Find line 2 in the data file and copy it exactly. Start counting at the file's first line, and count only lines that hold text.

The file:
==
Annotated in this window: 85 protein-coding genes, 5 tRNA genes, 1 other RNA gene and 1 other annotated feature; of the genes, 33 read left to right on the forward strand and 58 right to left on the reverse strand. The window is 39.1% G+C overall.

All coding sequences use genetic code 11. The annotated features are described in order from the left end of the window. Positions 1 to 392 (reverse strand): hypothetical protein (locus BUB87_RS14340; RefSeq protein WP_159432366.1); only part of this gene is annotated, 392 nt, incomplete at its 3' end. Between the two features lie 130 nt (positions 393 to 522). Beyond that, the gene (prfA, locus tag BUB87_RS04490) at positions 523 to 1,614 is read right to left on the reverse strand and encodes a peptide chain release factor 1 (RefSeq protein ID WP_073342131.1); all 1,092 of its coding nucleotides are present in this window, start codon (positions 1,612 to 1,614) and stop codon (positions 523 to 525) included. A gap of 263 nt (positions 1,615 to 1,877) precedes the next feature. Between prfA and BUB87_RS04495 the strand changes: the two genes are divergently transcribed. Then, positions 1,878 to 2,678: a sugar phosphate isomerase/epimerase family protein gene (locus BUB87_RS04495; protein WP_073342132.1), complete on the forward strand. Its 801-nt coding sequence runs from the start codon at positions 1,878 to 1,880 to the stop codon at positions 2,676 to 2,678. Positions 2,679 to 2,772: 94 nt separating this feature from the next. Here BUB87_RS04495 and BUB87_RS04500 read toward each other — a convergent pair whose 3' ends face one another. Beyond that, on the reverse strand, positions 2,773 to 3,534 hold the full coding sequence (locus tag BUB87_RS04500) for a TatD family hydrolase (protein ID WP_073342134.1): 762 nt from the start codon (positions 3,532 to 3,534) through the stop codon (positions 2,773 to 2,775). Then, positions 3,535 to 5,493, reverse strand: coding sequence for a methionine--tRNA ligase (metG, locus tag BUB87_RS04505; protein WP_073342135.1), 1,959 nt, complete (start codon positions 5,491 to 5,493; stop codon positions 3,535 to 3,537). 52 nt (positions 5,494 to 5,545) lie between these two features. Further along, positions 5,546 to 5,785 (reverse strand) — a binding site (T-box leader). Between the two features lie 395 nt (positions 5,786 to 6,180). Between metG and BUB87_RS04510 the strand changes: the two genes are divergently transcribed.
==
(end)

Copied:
All coding sequences use genetic code 11. The annotated features are described in order from the left end of the window. Positions 1 to 392 (reverse strand): hypothetical protein (locus BUB87_RS14340; RefSeq protein WP_159432366.1); only part of this gene is annotated, 392 nt, incomplete at its 3' end. Between the two features lie 130 nt (positions 393 to 522). Beyond that, the gene (prfA, locus tag BUB87_RS04490) at positions 523 to 1,614 is read right to left on the reverse strand and encodes a peptide chain release factor 1 (RefSeq protein ID WP_073342131.1); all 1,092 of its coding nucleotides are present in this window, start codon (positions 1,612 to 1,614) and stop codon (positions 523 to 525) included. A gap of 263 nt (positions 1,615 to 1,877) precedes the next feature. Between prfA and BUB87_RS04495 the strand changes: the two genes are divergently transcribed. Then, positions 1,878 to 2,678: a sugar phosphate isomerase/epimerase family protein gene (locus BUB87_RS04495; protein WP_073342132.1), complete on the forward strand. Its 801-nt coding sequence runs from the start codon at positions 1,878 to 1,880 to the stop codon at positions 2,676 to 2,678. Positions 2,679 to 2,772: 94 nt separating this feature from the next. Here BUB87_RS04495 and BUB87_RS04500 read toward each other — a convergent pair whose 3' ends face one another. Beyond that, on the reverse strand, positions 2,773 to 3,534 hold the full coding sequence (locus tag BUB87_RS04500) for a TatD family hydrolase (protein ID WP_073342134.1): 762 nt from the start codon (positions 3,532 to 3,534) through the stop codon (positions 2,773 to 2,775). Then, positions 3,535 to 5,493, reverse strand: coding sequence for a methionine--tRNA ligase (metG, locus tag BUB87_RS04505; protein WP_073342135.1), 1,959 nt, complete (start codon positions 5,491 to 5,493; stop codon positions 3,535 to 3,537). 52 nt (positions 5,494 to 5,545) lie between these two features. Further along, positions 5,546 to 5,785 (reverse strand) — a binding site (T-box leader). Between the two features lie 395 nt (positions 5,786 to 6,180). Between metG and BUB87_RS04510 the strand changes: the two genes are divergently transcribed.